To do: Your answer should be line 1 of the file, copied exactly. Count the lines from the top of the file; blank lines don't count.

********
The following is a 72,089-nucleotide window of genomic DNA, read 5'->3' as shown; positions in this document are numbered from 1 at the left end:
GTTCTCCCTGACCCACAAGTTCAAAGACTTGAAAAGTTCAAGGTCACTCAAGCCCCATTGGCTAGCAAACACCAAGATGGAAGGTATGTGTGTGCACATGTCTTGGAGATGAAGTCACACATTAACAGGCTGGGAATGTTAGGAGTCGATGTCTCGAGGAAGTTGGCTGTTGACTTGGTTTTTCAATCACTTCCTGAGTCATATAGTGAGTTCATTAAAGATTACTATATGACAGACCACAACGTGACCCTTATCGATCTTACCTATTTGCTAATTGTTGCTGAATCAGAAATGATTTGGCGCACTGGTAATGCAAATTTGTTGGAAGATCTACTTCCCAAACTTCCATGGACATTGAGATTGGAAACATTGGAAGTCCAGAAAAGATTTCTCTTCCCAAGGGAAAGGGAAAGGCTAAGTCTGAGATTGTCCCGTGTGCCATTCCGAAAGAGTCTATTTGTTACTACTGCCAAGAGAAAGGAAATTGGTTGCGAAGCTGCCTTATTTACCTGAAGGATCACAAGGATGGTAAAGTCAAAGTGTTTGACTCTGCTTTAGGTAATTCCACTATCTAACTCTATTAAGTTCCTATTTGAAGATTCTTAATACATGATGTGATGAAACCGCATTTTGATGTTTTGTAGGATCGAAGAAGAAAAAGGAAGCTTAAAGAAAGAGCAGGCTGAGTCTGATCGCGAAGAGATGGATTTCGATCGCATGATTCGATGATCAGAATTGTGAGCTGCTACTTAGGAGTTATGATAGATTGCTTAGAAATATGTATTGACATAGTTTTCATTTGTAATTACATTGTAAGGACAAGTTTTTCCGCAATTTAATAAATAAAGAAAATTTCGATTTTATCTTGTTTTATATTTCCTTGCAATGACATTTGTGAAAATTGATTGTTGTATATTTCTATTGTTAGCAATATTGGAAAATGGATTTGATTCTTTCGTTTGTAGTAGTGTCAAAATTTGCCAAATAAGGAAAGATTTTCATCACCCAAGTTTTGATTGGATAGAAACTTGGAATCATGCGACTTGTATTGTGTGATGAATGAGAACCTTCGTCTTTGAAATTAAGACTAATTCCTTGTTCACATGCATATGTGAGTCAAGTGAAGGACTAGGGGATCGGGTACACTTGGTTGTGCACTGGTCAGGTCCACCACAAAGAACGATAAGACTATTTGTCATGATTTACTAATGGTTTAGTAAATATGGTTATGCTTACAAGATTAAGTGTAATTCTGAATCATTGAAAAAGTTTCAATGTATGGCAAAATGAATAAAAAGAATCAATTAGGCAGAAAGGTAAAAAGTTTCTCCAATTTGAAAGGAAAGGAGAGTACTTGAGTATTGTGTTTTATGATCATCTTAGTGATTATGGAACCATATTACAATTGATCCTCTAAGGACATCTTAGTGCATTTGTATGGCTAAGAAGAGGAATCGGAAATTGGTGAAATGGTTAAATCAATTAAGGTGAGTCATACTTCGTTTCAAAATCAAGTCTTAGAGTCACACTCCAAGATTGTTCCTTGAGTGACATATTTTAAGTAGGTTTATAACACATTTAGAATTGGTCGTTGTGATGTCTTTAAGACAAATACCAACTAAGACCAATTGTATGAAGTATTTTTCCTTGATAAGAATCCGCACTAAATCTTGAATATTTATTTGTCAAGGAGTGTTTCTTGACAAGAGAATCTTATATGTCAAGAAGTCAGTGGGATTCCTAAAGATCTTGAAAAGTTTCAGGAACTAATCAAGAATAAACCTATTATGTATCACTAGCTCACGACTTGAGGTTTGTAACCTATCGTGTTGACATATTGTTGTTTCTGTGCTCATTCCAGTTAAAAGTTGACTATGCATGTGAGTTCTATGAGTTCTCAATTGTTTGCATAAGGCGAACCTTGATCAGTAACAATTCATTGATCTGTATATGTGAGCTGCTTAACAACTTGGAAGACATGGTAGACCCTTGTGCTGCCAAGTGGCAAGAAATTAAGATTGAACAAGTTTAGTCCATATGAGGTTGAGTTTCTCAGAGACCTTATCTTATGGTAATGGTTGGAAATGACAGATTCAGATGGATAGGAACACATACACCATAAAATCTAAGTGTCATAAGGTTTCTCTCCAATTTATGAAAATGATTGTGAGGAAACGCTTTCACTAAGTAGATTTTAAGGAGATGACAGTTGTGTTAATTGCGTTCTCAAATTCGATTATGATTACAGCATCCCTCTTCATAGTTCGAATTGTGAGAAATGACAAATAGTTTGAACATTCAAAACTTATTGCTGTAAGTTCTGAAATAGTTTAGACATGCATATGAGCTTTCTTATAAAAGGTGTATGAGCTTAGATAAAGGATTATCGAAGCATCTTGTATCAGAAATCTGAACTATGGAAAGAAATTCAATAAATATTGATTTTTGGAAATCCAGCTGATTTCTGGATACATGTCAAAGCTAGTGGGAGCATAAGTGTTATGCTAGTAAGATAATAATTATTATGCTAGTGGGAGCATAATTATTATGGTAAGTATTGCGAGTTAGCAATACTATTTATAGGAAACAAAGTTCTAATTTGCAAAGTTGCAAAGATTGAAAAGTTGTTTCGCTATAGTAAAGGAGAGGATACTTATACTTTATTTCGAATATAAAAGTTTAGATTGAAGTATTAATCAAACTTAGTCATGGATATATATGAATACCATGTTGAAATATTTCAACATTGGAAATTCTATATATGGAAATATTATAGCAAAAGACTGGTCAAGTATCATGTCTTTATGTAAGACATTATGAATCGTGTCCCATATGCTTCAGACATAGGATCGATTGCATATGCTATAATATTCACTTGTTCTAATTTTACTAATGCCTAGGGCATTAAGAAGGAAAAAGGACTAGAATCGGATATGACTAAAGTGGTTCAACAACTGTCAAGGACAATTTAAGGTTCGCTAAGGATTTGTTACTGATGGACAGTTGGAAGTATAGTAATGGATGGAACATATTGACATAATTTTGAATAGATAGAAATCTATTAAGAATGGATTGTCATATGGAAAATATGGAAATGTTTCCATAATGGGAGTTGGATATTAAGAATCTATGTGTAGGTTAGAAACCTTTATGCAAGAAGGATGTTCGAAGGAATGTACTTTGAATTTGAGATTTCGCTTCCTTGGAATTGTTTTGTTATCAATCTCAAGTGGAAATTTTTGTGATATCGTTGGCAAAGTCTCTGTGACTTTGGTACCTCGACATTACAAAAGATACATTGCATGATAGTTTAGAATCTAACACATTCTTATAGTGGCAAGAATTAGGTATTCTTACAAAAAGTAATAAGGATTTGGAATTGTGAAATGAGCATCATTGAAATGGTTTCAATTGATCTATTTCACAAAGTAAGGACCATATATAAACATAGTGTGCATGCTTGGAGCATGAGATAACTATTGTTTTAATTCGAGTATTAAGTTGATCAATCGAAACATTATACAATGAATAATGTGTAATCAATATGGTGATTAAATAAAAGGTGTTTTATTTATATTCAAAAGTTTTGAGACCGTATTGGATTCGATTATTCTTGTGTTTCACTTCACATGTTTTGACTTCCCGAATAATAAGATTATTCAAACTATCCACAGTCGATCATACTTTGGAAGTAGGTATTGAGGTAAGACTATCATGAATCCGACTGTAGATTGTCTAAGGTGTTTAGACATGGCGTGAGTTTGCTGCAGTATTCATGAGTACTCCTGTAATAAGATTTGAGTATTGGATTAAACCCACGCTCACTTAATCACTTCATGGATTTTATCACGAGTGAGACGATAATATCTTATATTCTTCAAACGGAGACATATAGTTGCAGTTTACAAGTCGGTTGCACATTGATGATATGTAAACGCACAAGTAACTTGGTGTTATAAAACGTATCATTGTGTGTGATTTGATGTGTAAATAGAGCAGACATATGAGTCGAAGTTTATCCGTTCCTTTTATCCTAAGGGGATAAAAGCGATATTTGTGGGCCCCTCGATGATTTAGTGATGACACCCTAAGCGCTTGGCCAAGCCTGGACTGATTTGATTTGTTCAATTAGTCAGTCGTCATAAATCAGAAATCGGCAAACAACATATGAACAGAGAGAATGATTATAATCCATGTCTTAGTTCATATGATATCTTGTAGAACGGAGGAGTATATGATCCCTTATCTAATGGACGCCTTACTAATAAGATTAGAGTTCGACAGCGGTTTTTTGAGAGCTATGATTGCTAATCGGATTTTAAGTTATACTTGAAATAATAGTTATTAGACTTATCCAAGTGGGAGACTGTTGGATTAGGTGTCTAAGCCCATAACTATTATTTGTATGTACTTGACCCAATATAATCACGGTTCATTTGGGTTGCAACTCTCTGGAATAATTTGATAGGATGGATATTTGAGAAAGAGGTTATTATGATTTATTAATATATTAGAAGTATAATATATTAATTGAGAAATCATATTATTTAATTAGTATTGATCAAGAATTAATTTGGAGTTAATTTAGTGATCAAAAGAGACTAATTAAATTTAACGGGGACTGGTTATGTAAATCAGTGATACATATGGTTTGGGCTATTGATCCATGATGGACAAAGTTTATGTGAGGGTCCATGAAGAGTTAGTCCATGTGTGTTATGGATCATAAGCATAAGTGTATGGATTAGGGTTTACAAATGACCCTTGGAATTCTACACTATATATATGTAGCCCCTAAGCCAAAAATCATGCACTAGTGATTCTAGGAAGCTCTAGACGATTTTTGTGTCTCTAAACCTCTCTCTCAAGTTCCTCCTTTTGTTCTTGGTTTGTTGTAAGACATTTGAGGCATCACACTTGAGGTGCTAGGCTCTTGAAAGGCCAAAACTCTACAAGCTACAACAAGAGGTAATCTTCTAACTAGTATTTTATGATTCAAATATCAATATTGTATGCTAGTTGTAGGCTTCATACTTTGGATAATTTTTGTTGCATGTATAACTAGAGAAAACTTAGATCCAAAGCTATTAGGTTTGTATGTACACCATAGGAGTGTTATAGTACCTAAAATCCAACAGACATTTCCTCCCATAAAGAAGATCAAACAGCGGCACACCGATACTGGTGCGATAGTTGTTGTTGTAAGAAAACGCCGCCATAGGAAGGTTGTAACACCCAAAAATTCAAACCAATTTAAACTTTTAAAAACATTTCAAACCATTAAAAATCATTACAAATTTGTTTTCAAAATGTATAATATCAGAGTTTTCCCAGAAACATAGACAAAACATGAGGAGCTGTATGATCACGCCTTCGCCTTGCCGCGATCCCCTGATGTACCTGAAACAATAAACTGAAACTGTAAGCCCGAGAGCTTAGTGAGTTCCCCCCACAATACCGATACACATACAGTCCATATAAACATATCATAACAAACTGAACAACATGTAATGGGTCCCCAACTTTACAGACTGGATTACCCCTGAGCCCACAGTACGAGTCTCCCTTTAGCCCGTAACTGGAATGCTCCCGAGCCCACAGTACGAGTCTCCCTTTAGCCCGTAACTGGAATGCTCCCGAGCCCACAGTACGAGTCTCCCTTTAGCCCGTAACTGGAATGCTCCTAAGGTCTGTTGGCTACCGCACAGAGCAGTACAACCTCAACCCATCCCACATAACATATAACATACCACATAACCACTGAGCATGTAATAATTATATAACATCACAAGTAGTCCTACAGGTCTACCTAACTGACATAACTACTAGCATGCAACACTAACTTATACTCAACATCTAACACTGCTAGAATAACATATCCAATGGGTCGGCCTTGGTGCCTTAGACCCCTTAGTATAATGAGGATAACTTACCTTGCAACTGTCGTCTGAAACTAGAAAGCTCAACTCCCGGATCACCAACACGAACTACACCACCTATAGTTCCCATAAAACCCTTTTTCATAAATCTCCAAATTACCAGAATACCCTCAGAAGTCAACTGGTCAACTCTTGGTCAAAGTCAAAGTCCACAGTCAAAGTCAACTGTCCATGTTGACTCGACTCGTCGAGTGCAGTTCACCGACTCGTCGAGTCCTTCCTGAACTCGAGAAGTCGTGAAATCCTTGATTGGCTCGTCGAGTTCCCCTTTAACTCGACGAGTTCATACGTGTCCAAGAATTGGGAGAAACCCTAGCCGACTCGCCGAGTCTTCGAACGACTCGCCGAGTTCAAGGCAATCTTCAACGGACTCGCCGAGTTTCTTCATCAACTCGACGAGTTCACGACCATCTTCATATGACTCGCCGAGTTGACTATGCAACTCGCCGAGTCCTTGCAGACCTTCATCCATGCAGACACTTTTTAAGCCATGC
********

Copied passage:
The following is a 72,089-nucleotide window of genomic DNA, read 5'->3' as shown; positions in this document are numbered from 1 at the left end: